Metal Finishing Guide Book

2011-2012 Surface Finishing Guidebook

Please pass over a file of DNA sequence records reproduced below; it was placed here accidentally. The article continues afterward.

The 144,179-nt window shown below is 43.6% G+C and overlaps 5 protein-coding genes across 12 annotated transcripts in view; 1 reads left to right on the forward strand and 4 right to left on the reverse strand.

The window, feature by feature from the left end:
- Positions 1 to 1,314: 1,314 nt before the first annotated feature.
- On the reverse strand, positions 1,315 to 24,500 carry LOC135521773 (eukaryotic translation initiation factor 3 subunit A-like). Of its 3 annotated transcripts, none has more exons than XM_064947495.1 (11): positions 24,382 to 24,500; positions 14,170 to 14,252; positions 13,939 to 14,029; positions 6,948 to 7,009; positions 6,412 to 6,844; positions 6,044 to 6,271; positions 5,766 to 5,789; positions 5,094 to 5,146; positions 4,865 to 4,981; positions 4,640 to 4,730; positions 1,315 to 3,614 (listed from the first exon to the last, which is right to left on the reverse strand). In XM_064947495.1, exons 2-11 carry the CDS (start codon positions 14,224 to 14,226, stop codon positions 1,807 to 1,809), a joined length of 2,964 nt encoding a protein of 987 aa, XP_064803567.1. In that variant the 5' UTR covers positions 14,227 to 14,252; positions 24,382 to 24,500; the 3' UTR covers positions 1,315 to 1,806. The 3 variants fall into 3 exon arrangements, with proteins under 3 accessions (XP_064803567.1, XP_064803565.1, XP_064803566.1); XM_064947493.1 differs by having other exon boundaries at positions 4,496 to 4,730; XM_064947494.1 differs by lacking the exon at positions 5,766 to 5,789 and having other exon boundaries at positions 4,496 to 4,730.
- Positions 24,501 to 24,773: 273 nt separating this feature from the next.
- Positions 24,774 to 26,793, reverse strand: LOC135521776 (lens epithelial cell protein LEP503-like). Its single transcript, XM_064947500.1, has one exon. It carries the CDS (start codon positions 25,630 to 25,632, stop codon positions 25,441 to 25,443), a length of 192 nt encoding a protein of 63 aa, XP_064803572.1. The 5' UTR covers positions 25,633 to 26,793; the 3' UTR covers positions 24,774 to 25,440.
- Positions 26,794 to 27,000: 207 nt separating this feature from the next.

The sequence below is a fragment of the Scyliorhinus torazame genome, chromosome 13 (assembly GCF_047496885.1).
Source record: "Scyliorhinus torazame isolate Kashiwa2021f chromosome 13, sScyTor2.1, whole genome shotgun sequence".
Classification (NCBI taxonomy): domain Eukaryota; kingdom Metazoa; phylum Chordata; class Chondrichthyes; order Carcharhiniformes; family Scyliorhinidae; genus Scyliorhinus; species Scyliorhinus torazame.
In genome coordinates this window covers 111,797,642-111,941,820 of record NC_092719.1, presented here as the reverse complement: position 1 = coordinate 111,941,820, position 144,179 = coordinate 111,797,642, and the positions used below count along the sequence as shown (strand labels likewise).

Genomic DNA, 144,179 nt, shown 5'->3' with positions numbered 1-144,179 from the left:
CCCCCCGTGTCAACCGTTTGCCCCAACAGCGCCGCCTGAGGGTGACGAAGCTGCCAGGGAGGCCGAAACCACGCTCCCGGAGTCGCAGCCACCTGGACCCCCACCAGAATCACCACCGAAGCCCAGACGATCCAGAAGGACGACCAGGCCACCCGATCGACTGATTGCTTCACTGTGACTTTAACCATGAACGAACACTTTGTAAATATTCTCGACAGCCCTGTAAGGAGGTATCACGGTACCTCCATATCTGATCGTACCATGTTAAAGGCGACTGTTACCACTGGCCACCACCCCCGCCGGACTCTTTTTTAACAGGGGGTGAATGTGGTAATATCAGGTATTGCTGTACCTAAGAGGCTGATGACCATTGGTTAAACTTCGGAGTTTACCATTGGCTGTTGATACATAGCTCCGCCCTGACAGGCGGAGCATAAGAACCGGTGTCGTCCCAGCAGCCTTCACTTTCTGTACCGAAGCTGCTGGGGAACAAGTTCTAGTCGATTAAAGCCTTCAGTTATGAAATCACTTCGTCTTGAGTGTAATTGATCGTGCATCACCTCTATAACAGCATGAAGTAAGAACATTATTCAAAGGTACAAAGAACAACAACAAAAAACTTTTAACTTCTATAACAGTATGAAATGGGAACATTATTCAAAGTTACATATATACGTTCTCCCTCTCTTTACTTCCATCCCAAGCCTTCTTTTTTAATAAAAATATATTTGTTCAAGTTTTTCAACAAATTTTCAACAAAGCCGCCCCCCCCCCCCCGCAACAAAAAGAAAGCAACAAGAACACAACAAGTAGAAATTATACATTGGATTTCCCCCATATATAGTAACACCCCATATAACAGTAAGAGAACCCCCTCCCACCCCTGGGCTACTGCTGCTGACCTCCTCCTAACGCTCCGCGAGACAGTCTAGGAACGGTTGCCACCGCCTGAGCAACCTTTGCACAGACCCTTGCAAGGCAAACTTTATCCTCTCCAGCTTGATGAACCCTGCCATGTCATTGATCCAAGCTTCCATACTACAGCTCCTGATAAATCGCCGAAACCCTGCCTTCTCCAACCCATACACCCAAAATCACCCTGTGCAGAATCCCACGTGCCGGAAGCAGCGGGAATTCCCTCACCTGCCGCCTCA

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Step Degreasing if necessary Strong alkaline soak cleaner Rinse in demineralized water Temperature 180–200°F Table 3: Non-toxic Pretreatment Process for Plating on Titanium Figure 3: Titanium bolts before (left) and after (right) plating with electroless nickel. Due to the unusually high silicon con- tent of most aluminum castings, they present a rather difficult surface to prop- erly plate. These castings are generally deoxidized in fluoride-containing con- centrated nitric acid solutions because nitric acid will prevent attack on the alu- minum and allow the surface silicon to be removed by the fluoride. In the newly proposed process, a cleaned and deoxi- dized "383" cast alloy was cleaned and deoxidized, rinsed in demineralized water, and then made the anode in the polyamide and/or polyamine emulsion at 15 amps per square foot for a few sec- onds to generate the plating surface (in the case of aluminum it is sometimes more desirable to generate the plating surface by making the metal the anode). The casting was then rinsed and placed in the electroless nickel bath to the desired plating thickness, removed, rinsed, and then dried. The casting showed no signs of adhesion failure when heated to 375°F for half an hour and then quenched in cold water. A freshly formed electroless nick- el–plated surface could easily be plated with any one of a number of different met- als. As in the case of magnesium, the parts may—if so desired—be rinsed, dried, and stored to be plated or painted at a later time. However, it is generally rec- ommended that the parts be plated shortly after forming the bonding surface (see Fig. 2). TITANIUM Titanium is a rather noble metal that quickly forms a thin film of titanium diox- ide when exposed to oxidizing conditions, making it very difficult to plate or paint. Quite a number of patents have been issued on the plating of titanium, most of which require extremely toxic and/or corrosive cleaning conditions,7 and in some cases a zincate solution will be used. The new process uses the non-toxic and relatively simple process noted in Table 3. To accomplish this process, make the titanium the cathode in a electrolytic cell containing a conductive emulsion of various polyamines and/or polyamides at about 15 amps per square foot for a few seconds, rinse, and then go into your elec- troless nickel bath to the desired plating thickness (see Fig. 3). Once again, the 165 Duration 5–8 minutes

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